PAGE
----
Of Wine and Song.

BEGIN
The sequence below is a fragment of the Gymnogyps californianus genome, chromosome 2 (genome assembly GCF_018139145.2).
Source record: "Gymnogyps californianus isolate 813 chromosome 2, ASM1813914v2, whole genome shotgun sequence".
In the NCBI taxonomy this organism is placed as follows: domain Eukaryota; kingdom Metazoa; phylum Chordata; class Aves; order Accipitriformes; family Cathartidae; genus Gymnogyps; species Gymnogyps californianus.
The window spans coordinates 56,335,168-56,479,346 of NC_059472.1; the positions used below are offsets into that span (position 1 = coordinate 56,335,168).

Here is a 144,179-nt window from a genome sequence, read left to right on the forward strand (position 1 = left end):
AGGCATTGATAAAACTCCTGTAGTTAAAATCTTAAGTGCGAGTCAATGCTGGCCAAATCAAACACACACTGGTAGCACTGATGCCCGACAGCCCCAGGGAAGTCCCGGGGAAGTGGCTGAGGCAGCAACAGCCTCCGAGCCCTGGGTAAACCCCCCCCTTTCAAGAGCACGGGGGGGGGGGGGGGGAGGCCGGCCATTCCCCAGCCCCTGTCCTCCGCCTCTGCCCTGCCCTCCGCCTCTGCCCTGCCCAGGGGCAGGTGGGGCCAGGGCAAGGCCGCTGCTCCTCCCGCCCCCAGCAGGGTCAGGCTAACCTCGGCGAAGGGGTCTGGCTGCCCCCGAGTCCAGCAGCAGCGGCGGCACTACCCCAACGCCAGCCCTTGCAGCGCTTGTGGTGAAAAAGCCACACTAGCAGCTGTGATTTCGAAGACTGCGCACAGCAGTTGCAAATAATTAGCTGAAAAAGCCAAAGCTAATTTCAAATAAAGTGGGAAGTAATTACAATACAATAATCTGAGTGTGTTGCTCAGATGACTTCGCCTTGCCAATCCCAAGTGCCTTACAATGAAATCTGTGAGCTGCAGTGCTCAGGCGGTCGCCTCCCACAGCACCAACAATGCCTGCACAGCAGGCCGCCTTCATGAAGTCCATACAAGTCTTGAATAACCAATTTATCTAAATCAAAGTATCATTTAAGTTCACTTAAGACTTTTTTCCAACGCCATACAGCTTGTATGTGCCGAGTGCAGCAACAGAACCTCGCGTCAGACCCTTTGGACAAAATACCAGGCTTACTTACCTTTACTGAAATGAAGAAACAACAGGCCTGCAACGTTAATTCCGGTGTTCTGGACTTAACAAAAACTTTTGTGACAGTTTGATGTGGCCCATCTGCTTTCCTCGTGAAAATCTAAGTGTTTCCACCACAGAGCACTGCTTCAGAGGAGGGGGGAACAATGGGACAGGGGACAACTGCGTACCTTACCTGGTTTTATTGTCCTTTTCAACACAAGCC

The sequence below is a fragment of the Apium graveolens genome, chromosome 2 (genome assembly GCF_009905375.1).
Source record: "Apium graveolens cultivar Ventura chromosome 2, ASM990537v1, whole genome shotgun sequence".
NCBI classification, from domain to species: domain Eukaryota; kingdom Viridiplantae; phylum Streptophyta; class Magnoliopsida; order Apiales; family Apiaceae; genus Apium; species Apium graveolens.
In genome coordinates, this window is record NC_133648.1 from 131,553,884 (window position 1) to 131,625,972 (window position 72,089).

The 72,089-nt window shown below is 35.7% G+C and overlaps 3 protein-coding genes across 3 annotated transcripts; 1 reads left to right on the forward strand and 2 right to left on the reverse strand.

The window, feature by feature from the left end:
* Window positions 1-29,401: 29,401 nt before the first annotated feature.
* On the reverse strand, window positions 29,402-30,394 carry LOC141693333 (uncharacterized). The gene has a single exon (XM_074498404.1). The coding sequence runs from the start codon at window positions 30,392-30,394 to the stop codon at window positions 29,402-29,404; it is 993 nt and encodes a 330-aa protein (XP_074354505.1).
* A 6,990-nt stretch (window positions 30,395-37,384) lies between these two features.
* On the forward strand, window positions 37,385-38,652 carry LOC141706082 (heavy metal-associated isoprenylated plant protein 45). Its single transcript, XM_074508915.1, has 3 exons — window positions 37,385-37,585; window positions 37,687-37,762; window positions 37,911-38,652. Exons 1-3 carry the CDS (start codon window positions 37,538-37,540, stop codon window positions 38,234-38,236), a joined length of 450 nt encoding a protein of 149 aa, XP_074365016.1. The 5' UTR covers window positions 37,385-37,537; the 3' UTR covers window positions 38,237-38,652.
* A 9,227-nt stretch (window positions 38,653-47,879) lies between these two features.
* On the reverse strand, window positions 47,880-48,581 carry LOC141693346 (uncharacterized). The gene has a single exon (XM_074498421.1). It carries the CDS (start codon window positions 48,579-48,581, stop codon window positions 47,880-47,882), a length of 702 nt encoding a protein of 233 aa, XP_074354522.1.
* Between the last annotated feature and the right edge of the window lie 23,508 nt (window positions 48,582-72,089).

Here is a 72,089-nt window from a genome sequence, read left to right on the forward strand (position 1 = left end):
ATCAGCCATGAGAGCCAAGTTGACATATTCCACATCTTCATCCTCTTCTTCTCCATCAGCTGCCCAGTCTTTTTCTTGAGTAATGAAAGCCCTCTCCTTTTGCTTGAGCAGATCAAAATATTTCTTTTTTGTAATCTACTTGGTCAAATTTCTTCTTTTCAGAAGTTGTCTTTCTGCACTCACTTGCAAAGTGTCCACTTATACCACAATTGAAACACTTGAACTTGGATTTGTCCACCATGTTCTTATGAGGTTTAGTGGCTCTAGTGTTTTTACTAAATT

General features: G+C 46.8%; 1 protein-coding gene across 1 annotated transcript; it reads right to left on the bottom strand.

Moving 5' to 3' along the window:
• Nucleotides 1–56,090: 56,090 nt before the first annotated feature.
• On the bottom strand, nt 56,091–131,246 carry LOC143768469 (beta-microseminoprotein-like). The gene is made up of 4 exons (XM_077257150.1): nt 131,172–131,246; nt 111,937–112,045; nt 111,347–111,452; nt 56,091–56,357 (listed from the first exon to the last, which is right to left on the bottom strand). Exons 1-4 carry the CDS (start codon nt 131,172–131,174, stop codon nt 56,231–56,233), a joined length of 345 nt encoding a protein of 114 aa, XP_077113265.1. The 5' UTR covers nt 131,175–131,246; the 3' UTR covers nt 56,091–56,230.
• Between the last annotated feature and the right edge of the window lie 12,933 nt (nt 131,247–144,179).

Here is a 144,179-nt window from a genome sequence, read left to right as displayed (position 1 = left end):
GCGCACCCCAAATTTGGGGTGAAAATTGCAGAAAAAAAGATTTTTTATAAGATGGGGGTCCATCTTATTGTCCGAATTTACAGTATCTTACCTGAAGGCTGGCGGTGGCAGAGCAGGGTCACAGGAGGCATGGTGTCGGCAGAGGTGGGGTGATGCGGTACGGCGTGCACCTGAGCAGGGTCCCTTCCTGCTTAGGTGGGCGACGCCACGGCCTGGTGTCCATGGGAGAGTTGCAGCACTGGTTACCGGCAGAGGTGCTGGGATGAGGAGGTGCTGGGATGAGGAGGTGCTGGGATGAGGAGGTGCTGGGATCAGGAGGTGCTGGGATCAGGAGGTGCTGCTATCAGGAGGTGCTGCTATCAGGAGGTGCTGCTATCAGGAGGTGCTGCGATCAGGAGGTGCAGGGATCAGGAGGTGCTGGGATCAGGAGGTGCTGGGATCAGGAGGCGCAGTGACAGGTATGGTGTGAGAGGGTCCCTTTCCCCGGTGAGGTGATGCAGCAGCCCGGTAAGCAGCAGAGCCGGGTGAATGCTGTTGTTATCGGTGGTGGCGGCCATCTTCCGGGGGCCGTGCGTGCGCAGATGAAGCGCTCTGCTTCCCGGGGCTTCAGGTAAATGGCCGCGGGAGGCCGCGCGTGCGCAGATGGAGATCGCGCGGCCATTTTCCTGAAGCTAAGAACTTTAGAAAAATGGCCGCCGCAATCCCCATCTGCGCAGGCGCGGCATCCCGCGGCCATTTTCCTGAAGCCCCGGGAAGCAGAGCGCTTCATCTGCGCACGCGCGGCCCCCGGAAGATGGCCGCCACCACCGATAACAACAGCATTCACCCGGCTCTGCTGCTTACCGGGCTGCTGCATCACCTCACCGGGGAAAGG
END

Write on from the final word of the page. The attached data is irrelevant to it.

After posting about the greatness of Gallo’s 1997 Estate Cabernet, I got thinking a little more about wine. Specifically, I got to thinking about the similarities between making great wine and writing a great song. Both seem to arise from duress. Truly, when you read about wine being made, you read of the stress the vines were under, the bout of bad weather that led to some sort of glorious transformation, the desperate reach of the roots into the soil, which is often rocky and dry, how the best vines are the old ones, gnarled and twisted, stunted from season after season of being pruned. You read of the grapes being crushed and then of how the juice is confined and isolated in small barrels for sometimes years. Now think about songs: like great wine, the good ones come from a hard place. Sure, there are exceptions to this rule, songs that burst forth on a tide of joy. And I love these songs and would love to write more happy songs and to write them quickly and well. But such is not my lot. No, my good songs are written after fights, after accidents, after the feeling of having lost something. They are written overlooking a foggy bay, or black waters at night, or under clouds and in wind. And yet, like wine, songs are something I would not want to live without. And I think the main reason is this: they both represent triumph over adversity. Equally important, they admit that adversity is a necessity, but that it can be embraced --filtered, fined, picked and written – into the greatest of all human achievements: art.